On August 4, 2008, we reviewed a collection of 13 different voice recorder applications for the iPhone in a roundup entitled iPhone Gems: Every Voice Recorder, Reviewed. This review contains a review of one application from that roundup; additional comparative details can be found in the original full story.
The iPhone comes with a built-in microphone, but didn’t have any voice recording software to take advantage of that feature. Today, less than a month after the opening of the App Store, there are 13 different pieces of voice recorder software. Note that unlike many of the App Store programs, these particular applications are designed specifically for the iPhone, not the iPod touch. Additionally, the base recording quality of all of the apps that we reviewed was roughly equivalent.
A few of the apps we reviewed offered higher-quality recording settings, which resulted in slightly improved fidelity when recording from music sources or from distant sources, such as in a lecture hall. However, for voice recording quality purposes, all of the applications that we reviewed provided acceptable quality with virtually no distinguishable differences.
In terms of space taken up by voice recordings, based on the apps that did provide storage information or transfer of voice memos, you can expect your recordings to take approximately 1MB per minute of recorded audio on average, versus 2.5MB per minute on the iPod 5G’s, classic’s and nano’s low-quality mode. Notably, the numbers are not directly comparable because iPhone recordings are currently made in Apple’s Core Audio Format (CAF) rather than WAV, the format used by iPods. The space consumed will also vary somewhat with applications that provide different quality settings, however with the monaural microphone on the iPhone, there’s no current need to record in stereo fidelity.
A near-term iPhone software update is expected to add MP3 encoding as an alternative to CAF for greater compatibility of the recorded files.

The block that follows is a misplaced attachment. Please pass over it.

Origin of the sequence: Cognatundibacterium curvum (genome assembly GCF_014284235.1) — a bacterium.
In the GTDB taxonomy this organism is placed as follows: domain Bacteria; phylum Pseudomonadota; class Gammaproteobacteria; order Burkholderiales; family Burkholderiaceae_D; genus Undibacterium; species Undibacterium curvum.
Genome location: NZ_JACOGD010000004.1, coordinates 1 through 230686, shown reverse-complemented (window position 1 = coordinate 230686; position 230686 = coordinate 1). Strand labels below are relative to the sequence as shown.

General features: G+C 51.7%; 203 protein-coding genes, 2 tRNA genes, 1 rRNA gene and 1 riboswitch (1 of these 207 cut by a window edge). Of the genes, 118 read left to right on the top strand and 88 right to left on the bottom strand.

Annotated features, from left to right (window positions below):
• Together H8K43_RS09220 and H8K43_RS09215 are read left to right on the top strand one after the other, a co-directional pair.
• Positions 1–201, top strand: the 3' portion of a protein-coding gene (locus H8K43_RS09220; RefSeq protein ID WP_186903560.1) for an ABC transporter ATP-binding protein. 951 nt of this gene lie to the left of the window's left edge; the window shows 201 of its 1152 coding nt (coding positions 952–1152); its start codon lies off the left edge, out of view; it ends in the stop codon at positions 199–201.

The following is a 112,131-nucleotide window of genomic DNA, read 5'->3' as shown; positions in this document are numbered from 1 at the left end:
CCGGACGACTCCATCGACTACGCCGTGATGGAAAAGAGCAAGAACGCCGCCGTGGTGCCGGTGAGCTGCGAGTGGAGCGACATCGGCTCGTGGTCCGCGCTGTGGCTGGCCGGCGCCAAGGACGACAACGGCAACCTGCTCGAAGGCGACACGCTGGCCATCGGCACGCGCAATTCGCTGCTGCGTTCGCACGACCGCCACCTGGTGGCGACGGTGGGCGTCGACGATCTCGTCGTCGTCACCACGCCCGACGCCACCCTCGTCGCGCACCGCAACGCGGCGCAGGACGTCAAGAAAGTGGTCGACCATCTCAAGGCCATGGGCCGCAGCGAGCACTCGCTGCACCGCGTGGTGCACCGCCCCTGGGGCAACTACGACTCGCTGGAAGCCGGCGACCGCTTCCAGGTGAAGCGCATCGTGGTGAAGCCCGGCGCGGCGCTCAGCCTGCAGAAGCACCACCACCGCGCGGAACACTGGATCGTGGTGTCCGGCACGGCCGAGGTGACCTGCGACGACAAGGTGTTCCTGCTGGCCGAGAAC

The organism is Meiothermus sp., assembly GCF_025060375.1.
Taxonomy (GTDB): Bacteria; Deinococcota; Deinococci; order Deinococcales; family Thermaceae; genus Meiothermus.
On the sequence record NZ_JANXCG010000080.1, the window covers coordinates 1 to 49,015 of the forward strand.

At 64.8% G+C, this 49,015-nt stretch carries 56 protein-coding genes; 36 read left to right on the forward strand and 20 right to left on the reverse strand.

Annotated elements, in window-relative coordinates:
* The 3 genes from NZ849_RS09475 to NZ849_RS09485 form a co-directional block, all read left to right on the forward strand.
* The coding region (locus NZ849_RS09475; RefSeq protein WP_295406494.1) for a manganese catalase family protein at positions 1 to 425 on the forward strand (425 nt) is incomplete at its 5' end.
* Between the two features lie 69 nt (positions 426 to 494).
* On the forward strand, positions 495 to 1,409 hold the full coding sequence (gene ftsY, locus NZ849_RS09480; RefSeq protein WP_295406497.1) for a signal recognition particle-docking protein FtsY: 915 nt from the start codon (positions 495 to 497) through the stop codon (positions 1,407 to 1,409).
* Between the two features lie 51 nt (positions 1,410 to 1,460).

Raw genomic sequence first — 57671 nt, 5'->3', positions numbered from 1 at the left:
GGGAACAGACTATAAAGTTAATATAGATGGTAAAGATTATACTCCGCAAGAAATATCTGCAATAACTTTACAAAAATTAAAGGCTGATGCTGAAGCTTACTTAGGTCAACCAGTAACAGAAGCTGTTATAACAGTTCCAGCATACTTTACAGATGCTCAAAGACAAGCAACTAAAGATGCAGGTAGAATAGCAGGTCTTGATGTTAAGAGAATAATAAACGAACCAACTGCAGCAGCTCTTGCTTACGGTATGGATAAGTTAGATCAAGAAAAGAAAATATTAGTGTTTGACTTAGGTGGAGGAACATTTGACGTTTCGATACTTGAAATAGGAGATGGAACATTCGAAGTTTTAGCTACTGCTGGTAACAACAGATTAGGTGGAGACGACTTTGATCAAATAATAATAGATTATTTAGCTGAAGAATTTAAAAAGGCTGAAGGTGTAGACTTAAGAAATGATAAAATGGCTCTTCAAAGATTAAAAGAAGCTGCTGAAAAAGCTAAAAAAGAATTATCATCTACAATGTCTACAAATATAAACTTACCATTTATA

Jott for iPhone is mentioned here for the sake of completeness as it also provides voice recording capabilities. However, this application forms part of a more complete service provided by Jott Networks which involves transcribing voice memos into a text-based to-do list, so it is difficult to do an effective comparison with other voice recording applications.
Jott is a free application, though you will need to sign up for an account on Jott’s service—also currently free during their beta period. The Jott application starts in “Recording” mode and you can tap anywhere on the screen to begin a recording:
Recordings can be up to 15 seconds in length, and when you finish recording, your voice memo is uploaded to the Jott servers to be transcribed and added to your Jott to-do list. This upload and transcription process can take anywhere from 30 seconds up to 10 minutes, and while this is occurring you will be shown a message that transcription is in progress, although you can still listen to the actual voice recording during this time.
When Jott has finished transcribing your voice note, it will appear on your Jott to-do list:
Jott is an app with a very specific purpose, which is to leave short notes for yourself while you’re on the go.